Transfer Nolan Berry ready to play at UC Davis
The UC Davis men’s basketball team is off to their hottest start in years, leading the Big West Conference with an 11-1 record, but their biggest weapon may be one stuck in a blue polo shirt for the season. 6’10 sophomore forward Nolan Berry, currently redshirting after transferring to UC Davis, is the highest ranked recruit to ever join the program.
Berry was born in St. Louis with basketball running deeply through his veins. His grandfather, Ed Macauley was a seven time NBA All-Star, winning NCAA Player of the Year in 1949. In 1956, the 6’8 center was traded by the Celtics for a young center named Bill Russell who soon after made his NBA debut and won 11 championships. Russell failed to capture championships in two years of his career, the first coming in 1958 against Macauley. Berry credits his grandfather, who resides in the Basketball Hall of Fame, as his non-sports hero and a major influence in his decision to pursue basketball.
After growing up surrounded by basketball, and having two older brothers pushing him to excel in sports, Berry attended De Smet High School where he played varsity basketball for all four years. In each of his three years as a starter, the forward scored over 18 points while blocking nearly 2.5 shots per game. Although the 6’10 big man graduated high school ranked No. 120 in the country according to Rivals.com, he had made his collegiate decision long before. During Berry’s sophomore year, his first as a member of the starting five, Butler University coach Brad Stevens called with interest and quickly wooed the young man.
“I committed at the end of my sophomore year, so I committed pretty early,” said Berry. “I went on an unofficial visit and I really liked it. I really clicked with the coaching staff, especially Coach Stevens and really just wanted to play for him.”
Berry moved to Butler ready to play for Stevens, but found out within two weeks that his coach was moving onto an organization his grandfather once called home, the Boston Celtics. Then a freshman, Berry considered transferring immediately, but decided to stick it out for a year.
Despite his high rank coming out of high school, Berry’s freshman year of college was unimpressive statistically, unable to earn much playing time on a veteran roster. Berry played in 18 games, averaging 1.9 points and 1.3 rebounds in just under six minutes per game. The experience ultimately was not what the forward wanted and he began to look at opportunities to transfer.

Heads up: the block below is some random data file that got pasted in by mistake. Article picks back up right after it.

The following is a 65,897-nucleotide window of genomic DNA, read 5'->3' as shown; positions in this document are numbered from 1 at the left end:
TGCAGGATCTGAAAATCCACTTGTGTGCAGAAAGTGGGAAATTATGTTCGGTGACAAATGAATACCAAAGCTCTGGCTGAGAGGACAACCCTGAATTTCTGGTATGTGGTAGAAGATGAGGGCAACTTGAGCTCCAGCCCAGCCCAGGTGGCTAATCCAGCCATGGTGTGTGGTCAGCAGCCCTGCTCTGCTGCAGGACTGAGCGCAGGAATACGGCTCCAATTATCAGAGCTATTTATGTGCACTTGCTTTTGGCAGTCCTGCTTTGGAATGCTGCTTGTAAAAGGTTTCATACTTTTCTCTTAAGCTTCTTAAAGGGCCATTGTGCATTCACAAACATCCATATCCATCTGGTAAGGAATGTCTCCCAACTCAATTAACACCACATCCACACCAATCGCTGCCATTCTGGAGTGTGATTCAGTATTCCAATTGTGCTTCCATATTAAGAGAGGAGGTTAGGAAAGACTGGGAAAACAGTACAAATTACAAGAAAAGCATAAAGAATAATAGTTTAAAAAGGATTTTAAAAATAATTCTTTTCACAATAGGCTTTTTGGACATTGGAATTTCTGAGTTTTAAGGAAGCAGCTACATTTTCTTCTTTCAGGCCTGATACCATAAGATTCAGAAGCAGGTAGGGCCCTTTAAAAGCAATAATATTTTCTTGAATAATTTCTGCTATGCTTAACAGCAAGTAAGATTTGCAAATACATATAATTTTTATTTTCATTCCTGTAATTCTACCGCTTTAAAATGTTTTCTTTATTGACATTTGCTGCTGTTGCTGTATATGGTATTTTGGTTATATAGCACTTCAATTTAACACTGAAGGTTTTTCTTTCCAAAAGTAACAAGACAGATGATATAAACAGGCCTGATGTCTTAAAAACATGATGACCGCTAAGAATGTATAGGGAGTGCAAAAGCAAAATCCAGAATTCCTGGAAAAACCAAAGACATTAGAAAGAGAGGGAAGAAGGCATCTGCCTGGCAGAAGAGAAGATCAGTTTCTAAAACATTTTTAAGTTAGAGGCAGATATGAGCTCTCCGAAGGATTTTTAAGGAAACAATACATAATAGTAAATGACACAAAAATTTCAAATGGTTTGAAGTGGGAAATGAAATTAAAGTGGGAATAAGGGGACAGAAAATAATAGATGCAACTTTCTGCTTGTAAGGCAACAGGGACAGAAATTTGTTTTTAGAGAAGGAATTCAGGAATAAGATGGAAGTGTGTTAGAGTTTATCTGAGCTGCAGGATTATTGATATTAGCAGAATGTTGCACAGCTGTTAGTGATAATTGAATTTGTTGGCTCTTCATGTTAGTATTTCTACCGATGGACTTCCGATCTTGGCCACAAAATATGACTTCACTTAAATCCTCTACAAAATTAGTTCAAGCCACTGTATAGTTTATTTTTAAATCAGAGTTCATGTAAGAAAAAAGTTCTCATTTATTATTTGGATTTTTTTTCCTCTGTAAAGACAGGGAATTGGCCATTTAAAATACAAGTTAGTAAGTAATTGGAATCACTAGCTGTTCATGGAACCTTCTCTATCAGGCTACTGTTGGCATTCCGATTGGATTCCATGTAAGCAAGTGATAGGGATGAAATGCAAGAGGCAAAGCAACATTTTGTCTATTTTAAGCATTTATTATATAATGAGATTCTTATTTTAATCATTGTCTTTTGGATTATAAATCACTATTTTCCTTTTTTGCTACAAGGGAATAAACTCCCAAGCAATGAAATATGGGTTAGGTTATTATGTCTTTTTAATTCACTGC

“I don’t have anything bad to say about the coaching staff [or] the team, they welcomed me and it wasn’t the year we expected, but it was still a good year to learn,” said Berry. “At the end of the day, with the coaching staff, we weren’t clicking and we weren’t on the same page about my future and the future of the program.”
As Berry began to search for programs that fit his criteria, he received a call from UC Davis head coach Jim Les who had seen him play as a freshman and liked what he witnessed. Berry was familiar with Les from his coaching days at Bradley University, but did not know much about UC Davis. One quick visit, including spending time with the entire team, changed that and Berry was sold.
According to Berry, it was a combination of the academics, coaching philosophy and the style of play that drew him to UC Davis.
“I just started to do some research on the school, looking into the basketball program and then I decided to come on a visit. I just really fell in love with the place. It’s just a good fit.”
Coach Les is beyond excited both for the impact that Berry has already made on the team and what he is going to be able to accomplish in games next season when he returns from the redshirt year mandated by NCAA transferring rules. Les raved about Berry’s work ethic and passing abilities, as well as the fact that his versatile offensive game will fit nicely with any of the three rotation big-men who are returning after this year.
Still, Berry acknowledged how difficult it can be to watch his teammates play while he sits out. “It’s tough [to have to sit on the bench]. You want to get out there and do whatever you can to help them. I’m just trying to take it slow and do whatever I can to make them better in practice, so I like to think that I am a little bit of a reason for the success that they are having.”
Despite having to deal with the negatives of taking a year off from games, both coach and player agree that this year has been instrumental in Berry’s growth as a player. “[He is] continuing to work on his game,” said Les. “His shot is improving, especially his outside shot which is big.”
“Lifting a lot, obviously, it has really helped me in getting stronger [which] I think is a big part in improving my game,” said Berry. “Getting comfortable with the guys for a year, figuring out what guy’s tendencies are and what they like to do and they are also getting comfortable with how I play. I think it’ll be fun next year.”
While Nolan Berry may have to watch as the Big West leading Aggies storm the NCAA Tournament this year, he and UC Davis fans should sleep easily knowing that he is waiting behind the wings ready to leave his own mark.
Graphic by Jennifer Wu